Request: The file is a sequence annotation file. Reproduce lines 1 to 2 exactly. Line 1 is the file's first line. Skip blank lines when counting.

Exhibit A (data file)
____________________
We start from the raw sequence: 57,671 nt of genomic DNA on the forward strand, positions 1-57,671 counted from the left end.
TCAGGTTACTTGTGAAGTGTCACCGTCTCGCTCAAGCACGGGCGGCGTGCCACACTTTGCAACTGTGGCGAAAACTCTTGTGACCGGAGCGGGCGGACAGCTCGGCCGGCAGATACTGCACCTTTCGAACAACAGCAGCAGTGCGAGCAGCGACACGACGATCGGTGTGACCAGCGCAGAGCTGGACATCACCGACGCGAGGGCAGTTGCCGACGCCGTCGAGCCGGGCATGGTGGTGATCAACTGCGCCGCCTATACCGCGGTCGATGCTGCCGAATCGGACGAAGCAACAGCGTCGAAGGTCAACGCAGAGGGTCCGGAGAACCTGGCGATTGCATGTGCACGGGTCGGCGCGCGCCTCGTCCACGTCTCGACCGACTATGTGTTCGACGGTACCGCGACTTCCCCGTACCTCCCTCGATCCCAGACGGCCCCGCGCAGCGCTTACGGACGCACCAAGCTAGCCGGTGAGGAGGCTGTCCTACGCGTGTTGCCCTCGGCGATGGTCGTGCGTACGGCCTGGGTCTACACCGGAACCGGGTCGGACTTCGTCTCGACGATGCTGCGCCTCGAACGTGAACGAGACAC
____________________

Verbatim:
We start from the raw sequence: 57,671 nt of genomic DNA on the forward strand, positions 1-57,671 counted from the left end.
TCAGGTTACTTGTGAAGTGTCACCGTCTCGCTCAAGCACGGGCGGCGTGCCACACTTTGCAACTGTGGCGAAAACTCTTGTGACCGGAGCGGGCGGACAGCTCGGCCGGCAGATACTGCACCTTTCGAACAACAGCAGCAGTGCGAGCAGCGACACGACGATCGGTGTGACCAGCGCAGAGCTGGACATCACCGACGCGAGGGCAGTTGCCGACGCCGTCGAGCCGGGCATGGTGGTGATCAACTGCGCCGCCTATACCGCGGTCGATGCTGCCGAATCGGACGAAGCAACAGCGTCGAAGGTCAACGCAGAGGGTCCGGAGAACCTGGCGATTGCATGTGCACGGGTCGGCGCGCGCCTCGTCCACGTCTCGACCGACTATGTGTTCGACGGTACCGCGACTTCCCCGTACCTCCCTCGATCCCAGACGGCCCCGCGCAGCGCTTACGGACGCACCAAGCTAGCCGGTGAGGAGGCTGTCCTACGCGTGTTGCCCTCGGCGATGGTCGTGCGTACGGCCTGGGTCTACACCGGAACCGGGTCGGACTTCGTCTCGACGATGCTGCGCCTCGAACGTGAACGAGACAC